更新日期:2019-11-01
  • Careers in Science and Grant Administration: View from the National Institutes of Health.
    CSH Perspect. Biol. (IF 9.110) Pub Date : 2018-09-06
    Marion Zatz,Sherry Dupere

    Scientist administrators at the National Institutes of Health fall into two categories: program officers and scientific review officers. Program officers provide advice to applicants and grantees, make funding recommendations, oversee grantees' research progress, and facilitate research opportunities in emerging areas of science. Scientific review officers oversee all aspects of the initial (peer) review of grant applications.

    更新日期:2019-11-01
  • Infectious (Non)tolerance--frustrated commensalism gone awry?
    CSH Perspect. Biol. (IF 9.110) Pub Date : 2012-03-30
    Jesse C Nussbaum,Richard M Locksley

    Despite advances in medicine, infectious diseases remain major causes of death and disability worldwide. Acute or chronic infectious agents mediate host tissue damage and cause a spectrum of disease as diverse as overwhelming sepsis and shock within hours to persistent tissue inflammation causing organ failure or even cancer over years. Although pathogen exposure can cause disease via host-derived inflammation, pathogens share recognized elements with harmless human commensals. Mouse models and organisms with simpler flora are revealing the dialogue between multicellular hosts and commensal flora. In some instances the persistent inflammation associated with pathogens can be interpreted within a framework of frustrated commensalism in which the host and pathogen cannot complete the requisite dialogue that establishes homeostasis. In contrast, coevolved commensals interact cooperatively with the host immune system, resulting in immunotolerance. Attempts to more thoroughly understand the molecular nature of the dialogue may uncover novel approaches to the control of inflammation and tissue damage.

    更新日期:2019-11-01
  • The Killer Pseudokinase Mixed Lineage Kinase Domain-Like Protein (MLKL).
    CSH Perspect. Biol. (IF 9.110) Pub Date : null
    James M Murphy

    Whereas the apoptosis cell death pathway typically enables cells to undergo death in an immunologically silent manner, cell death by necroptosis induces cell lysis and release of cellular constituents known to elicit an immune response. Consequently, the origins of necroptosis likely originated in host defense against pathogens, although recently it has emerged that dysregulation of the pathway underlies many human pathologies. The past decade has seen a rapid advance in our understanding of the molecular mechanisms underlying necroptotic cell death, including the implication of the pseudokinase, mixed lineage kinase domain-like protein (MLKL), as the terminal effector in the pathway. Here, I review our current understanding of how MLKL is activated by the upstream receptor interacting protein kinase (RIPK)3, the proposed mechanism(s) by which MLKL kills cells, and recently described layers of regulation that tune MLKL's killing activity.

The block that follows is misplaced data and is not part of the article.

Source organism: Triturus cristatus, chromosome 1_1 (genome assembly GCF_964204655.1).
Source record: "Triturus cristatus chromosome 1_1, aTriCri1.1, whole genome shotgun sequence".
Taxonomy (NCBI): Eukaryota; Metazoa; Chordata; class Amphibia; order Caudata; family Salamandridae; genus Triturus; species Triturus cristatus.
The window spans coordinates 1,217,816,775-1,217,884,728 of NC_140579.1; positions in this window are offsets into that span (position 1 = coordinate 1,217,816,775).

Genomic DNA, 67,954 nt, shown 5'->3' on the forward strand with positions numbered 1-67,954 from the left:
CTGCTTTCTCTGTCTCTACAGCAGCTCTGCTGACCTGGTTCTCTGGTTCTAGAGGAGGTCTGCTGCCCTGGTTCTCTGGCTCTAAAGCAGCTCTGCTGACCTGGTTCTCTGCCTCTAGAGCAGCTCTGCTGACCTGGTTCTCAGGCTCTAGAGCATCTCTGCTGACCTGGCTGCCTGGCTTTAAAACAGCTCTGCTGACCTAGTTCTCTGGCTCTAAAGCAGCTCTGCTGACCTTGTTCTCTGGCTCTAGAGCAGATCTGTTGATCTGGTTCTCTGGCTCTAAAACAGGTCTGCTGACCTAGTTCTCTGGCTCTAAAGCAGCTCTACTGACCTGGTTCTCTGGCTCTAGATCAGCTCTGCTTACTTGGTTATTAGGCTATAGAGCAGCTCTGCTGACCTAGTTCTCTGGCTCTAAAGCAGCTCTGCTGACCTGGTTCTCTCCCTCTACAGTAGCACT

更新日期:2019-11-01
  • Reptiles as a Model System to Study Heart Development.
    CSH Perspect. Biol. (IF 9.110) Pub Date : null
    Bjarke Jensen,Vincent M Christoffels

    A chambered heart is common to all vertebrates, but reptiles show unparalleled variation in ventricular septation, ranging from almost absent in tuataras to full in crocodilians. Because mammals and birds evolved independently from reptile lineages, studies on reptile development may yield insight into the evolution and development of the full ventricular septum. Compared with reptiles, mammals and birds have evolved several other adaptations, including compact chamber walls and a specialized conduction system. These adaptations appear to have evolved from precursor structures that can be studied in present-day reptiles. The increase in the number of studies on reptile heart development has been greatly facilitated by sequencing of several genomes and the availability of good staging systems. Here, we place reptiles in their phylogenetic context with a focus on features that are primitive when compared with the homologous features of mammals. Further, an outline of major developmental events is given, and variation between reptile species is discussed.

    更新日期:2019-11-01
  • At the Crossroads of Science and Society: Careers in Science Policy.
    CSH Perspect. Biol. (IF 9.110) Pub Date : 2018-10-03
    Amy P Patterson,Mary E Groesch,Allan C Shipp,Christopher J Viggiani

    Science policy offers a challenging and rewarding career path for scientists interested in the social, ethical, and legal implications of their field. This topic encompasses a broad spectrum of activities all in support of advancing the scientific enterprise. Science policy spans various sectors, and policy careers are found in many different organizations, including the federal government, scientific societies, and professional organizations. Although their specific duties may vary greatly, science policy professionals generally apply their scientific training to ensure that the scientific enterprise advances in a responsible and ethical manner and to solve challenges with broad scientific and societal implications.

    更新日期:2019-11-01
  • The Story of RNA Folding, as Told in Epochs.